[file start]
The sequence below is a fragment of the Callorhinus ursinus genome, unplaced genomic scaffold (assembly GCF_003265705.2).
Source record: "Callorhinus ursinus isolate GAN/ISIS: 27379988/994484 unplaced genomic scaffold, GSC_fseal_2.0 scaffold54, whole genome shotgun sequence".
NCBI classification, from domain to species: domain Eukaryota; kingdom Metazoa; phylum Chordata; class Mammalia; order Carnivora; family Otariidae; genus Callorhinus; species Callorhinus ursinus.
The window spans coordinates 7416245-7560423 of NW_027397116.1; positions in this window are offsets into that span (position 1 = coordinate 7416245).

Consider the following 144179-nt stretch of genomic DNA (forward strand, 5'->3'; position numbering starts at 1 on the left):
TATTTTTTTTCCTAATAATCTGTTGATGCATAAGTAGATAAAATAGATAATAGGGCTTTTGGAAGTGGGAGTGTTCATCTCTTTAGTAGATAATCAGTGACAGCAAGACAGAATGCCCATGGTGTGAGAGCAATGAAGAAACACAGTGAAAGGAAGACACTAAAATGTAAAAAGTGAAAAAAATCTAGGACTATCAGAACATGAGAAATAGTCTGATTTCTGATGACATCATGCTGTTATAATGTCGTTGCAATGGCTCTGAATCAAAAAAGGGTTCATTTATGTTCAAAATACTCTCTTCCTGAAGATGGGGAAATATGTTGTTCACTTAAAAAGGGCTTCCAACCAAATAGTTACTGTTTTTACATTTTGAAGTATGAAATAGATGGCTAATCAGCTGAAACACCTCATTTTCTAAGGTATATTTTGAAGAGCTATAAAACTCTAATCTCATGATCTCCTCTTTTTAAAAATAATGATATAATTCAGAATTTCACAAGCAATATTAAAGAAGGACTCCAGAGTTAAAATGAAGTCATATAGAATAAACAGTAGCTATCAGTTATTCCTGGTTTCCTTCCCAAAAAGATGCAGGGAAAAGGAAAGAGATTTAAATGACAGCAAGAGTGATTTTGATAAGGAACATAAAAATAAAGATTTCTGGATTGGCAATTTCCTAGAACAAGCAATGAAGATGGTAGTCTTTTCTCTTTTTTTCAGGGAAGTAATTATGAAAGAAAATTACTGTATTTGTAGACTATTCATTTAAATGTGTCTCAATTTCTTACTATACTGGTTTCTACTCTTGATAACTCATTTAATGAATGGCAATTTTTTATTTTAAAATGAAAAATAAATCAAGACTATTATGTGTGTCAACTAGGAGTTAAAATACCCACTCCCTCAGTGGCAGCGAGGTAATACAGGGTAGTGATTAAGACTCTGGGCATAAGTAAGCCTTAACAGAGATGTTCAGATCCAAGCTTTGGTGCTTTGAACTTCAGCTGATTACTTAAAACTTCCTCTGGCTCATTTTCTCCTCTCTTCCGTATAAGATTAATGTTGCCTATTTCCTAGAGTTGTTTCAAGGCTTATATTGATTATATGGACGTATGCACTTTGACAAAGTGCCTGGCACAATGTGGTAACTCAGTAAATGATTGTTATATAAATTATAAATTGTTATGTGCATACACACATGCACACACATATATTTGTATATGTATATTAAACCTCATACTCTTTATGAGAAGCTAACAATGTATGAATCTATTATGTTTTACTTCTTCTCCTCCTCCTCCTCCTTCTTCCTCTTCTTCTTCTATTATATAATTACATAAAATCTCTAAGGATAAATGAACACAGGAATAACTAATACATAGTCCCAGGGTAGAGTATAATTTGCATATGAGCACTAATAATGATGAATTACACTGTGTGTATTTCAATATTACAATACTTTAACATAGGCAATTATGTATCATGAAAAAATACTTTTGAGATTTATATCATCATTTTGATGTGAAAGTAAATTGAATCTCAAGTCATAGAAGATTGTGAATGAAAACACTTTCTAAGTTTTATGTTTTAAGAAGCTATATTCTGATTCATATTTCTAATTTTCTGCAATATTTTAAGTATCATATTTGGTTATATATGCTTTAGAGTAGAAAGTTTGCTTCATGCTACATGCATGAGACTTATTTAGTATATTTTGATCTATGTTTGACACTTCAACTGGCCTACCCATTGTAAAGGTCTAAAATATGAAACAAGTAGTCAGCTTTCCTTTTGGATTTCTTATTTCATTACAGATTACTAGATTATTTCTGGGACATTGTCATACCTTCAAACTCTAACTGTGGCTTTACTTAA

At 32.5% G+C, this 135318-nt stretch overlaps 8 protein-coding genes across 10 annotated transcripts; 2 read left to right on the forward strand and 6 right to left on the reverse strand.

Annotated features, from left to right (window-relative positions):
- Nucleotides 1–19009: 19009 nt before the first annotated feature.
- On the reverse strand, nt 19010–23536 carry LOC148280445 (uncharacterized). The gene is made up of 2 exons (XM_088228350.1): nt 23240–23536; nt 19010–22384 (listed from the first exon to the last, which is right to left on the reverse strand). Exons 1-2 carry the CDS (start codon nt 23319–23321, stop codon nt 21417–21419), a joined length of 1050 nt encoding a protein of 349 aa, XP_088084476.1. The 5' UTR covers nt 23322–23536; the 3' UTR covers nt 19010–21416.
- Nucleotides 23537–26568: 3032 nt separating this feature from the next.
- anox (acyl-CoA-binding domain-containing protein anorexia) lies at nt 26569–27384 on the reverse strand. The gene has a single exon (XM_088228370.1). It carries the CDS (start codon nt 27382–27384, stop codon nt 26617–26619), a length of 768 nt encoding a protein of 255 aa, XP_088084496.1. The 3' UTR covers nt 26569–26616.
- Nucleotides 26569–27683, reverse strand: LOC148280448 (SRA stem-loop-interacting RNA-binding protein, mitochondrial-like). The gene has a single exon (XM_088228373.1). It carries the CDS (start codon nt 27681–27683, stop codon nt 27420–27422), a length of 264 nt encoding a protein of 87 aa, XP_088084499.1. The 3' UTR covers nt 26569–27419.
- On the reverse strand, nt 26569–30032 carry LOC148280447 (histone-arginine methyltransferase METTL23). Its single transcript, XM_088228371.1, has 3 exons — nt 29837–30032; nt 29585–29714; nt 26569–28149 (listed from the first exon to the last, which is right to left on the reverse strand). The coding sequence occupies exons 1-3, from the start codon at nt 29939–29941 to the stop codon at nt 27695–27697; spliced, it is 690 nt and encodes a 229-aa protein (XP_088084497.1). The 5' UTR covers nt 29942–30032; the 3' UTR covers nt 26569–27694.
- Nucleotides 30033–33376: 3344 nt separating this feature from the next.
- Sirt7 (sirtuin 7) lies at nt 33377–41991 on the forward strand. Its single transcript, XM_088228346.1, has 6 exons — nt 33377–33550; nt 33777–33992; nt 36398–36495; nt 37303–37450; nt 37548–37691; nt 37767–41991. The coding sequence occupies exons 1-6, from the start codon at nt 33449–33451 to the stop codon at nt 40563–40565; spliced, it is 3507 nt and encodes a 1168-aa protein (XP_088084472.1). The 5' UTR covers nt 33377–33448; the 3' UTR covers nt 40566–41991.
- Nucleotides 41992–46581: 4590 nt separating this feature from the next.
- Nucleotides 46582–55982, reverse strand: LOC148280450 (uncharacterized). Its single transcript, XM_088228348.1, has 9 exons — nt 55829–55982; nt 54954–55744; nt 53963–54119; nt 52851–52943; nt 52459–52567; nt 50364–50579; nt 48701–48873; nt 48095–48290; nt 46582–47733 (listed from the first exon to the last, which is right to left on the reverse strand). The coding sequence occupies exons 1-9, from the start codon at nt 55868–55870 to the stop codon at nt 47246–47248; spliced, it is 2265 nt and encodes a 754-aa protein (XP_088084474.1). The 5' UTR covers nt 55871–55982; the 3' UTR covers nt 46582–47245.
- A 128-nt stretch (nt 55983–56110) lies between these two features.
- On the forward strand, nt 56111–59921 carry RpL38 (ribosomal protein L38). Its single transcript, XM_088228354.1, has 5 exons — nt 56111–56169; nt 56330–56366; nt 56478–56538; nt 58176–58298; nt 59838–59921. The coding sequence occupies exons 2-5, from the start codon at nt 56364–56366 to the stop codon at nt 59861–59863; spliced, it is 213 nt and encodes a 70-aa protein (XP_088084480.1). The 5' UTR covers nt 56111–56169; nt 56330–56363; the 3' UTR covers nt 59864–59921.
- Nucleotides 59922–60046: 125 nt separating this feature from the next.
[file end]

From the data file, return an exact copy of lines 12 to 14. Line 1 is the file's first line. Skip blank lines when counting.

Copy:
- anox (acyl-CoA-binding domain-containing protein anorexia) lies at nt 26569–27384 on the reverse strand. The gene has a single exon (XM_088228370.1). It carries the CDS (start codon nt 27382–27384, stop codon nt 26617–26619), a length of 768 nt encoding a protein of 255 aa, XP_088084496.1. The 3' UTR covers nt 26569–26616.
- Nucleotides 26569–27683, reverse strand: LOC148280448 (SRA stem-loop-interacting RNA-binding protein, mitochondrial-like). The gene has a single exon (XM_088228373.1). It carries the CDS (start codon nt 27681–27683, stop codon nt 27420–27422), a length of 264 nt encoding a protein of 87 aa, XP_088084499.1. The 3' UTR covers nt 26569–27419.
- On the reverse strand, nt 26569–30032 carry LOC148280447 (histone-arginine methyltransferase METTL23). Its single transcript, XM_088228371.1, has 3 exons — nt 29837–30032; nt 29585–29714; nt 26569–28149 (listed from the first exon to the last, which is right to left on the reverse strand). The coding sequence occupies exons 1-3, from the start codon at nt 29939–29941 to the stop codon at nt 27695–27697; spliced, it is 690 nt and encodes a 229-aa protein (XP_088084497.1). The 5' UTR covers nt 29942–30032; the 3' UTR covers nt 26569–27694.